> 1) I'm addicted to the C syntax of ?:, as in
> foo ((a < b) ? c : d);
> Is there some equivalent in python?
Not directly. (I guess when designing Python I was copying parts of
the design goals of ABC, which wanted to get rid of C's 13 levels of
operator priorities...) Sometimes you can get away with "a and b"
which returns either the value of a or the value of b, not 0 or 1 as
in C -- Python's "a and b" is like "a ? a : b" except a is evaluated
only once. Given that Python uses keywords 'and' and 'or', the '?:'
construct would probably have to be written with keywords as well --
can't think of any obvious ones though. (Functional notation is out
since built-in functions always evaluate all their arguments.) But I
must say that I've never missed it and in fact you're the first one
who asks for it...
> 2) It would often be useful if there was some way to create function
> objects without binding them to some name. You can do it with
> something like
> def makefuncobj ():
> def tmp (x, y, z):
> return (x + y * z)
> a = makefuncobj()
> but you need to define a new makefuncobj for every function you
> wish to dynamically create, which takes some of the dynamism
> out of it :-). I'd like to be able to have some expression whihc
> evaluates to a function object without binding any names, perhaps
> something like
> a = def *(x, y, z):
> return x + y * z;
> You could almost do it with exec(), I'd think, except that exec()
> doesn't return its value. Are multi-line expressions even allowed?
Multi-line expressions like this would require a major redesign of the
expression syntax. I guess you're stuck with what you've got.
However, I don't see the reason why you don't want to bind any names.
I would personally write your first example like this:
def tmp(x, y, z):
return x + y * z
a = tmp
Note that if you execute this code many times (say in a loop) the
'def' statement will create a new function object each time. (In fact
the semantics of a 'def' statement are assignment to the defined
But maybe you can give an example where this isn't sufficient?
> 3) Are exceptions implemented in such a way as to be thread-safe?
> You speak in the EXTENDING document of a global variable that is
I don't think they currently are. This is one of the areas that needs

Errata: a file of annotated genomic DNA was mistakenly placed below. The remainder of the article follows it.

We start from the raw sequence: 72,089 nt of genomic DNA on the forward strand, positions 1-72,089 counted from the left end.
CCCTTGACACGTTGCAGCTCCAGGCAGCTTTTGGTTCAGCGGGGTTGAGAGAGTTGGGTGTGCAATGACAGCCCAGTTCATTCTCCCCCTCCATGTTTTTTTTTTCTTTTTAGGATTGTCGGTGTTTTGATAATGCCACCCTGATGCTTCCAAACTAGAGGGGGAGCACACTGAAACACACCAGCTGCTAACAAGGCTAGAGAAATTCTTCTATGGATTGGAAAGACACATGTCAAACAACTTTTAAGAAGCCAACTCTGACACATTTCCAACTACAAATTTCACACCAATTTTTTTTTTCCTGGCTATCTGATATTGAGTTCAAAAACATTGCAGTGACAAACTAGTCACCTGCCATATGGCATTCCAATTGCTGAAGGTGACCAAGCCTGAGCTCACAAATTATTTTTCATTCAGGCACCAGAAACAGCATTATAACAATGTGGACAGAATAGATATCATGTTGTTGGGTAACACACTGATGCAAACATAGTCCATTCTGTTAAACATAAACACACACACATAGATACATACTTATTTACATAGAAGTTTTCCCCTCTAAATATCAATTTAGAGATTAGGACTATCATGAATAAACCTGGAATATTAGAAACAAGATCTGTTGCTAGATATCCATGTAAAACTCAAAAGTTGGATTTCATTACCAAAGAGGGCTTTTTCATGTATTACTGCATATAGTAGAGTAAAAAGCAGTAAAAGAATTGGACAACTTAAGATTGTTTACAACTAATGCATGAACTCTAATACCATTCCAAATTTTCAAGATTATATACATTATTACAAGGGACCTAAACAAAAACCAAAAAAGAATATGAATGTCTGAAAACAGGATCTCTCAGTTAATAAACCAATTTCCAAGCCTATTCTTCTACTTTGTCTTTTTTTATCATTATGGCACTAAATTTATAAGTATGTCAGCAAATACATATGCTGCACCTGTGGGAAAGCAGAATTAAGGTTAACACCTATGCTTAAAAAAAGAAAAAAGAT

fixing up when more machines get usable thread implementations
(currently the SGI is the only one where this really works). It
shouldn't be too hard to fix though since most of the interface
already uses function, the global variables are static.
> 4) I'd like to extend python to speak ILU, the distributed interface
> system we're developing here. My thought is to add the ILU parser
> and runtime kernel to the interpreter core, and then use it thusly:
> A new call, ilu.load(<interface-file-name>), will use the ILU parser
> to read and parse the file describing one or more interfaces; the
> parse tree will then be interpreted in C. In C, a new module will be
> defined for every interface defined in the file; a new object type
> will be defined for every object type defined in every interface; a
> new method object will be generated for every method of every new
> object type; every method will look something like
> def m(self, *args)
> return(ilu.call (self, <x>, args))
> where <x> is a description of method m's signature. Note that there
> will be no corresponding method in C for these newly defined methods.
> OK, so defining new modules at the C level isn't hard. Event objects
> aren't bad. But I don't see how to define new methods or function
> objects without real C functions to bind them to.
This sounds remarkably similar to what the 'amoeba' module does, for
RPC in the (now almost forgotten?) distributed operating system by
that name (most of the code is in files whose name starts with 'sc'
though). There the parsing is done outside python and loading an
interface will read the result of the parsing from a file, but that's
not an essential difference. All methods are bound to the same C
function, the "universal RPC marshalling method", which also gets a
pointer to the result of the parsing. The latter is actually a tiny
program for a virtual machine that does the (un)marshalling of
arguments and results. Since the structure of the C code generated by
RPC generators for marshalling functions is usually pretty regular, it
doesn't require too much work to write such a "generic marshaller",
especially since the arguments are available as a Python tuple and not
in some machine-dependent format on the C stack.
> 5) It's too bad that development on STDWIN is discontinued. We use
> both Macs and UNIX here, and having a portable UI interface is very
> nice. Not to mention that python with Motif is 3 MB, without Motif
> it's 1 MB.
Well, I'm looking for sponsors or other outside help... If someone
would do a MS Windows port, STDWIN might become more popular, and then
I might be convinced that it's worthwile to do some more development;
STDWIN especially needs a better way to handle dialogs with buttons
and text fields etc. Any volunteers? (Personally, I find hacking
Python much more fun than hacking STDWIN :-)
--Guido van Rossum, CWI, Amsterdam <Guido.van.Rossum@cwi.nl>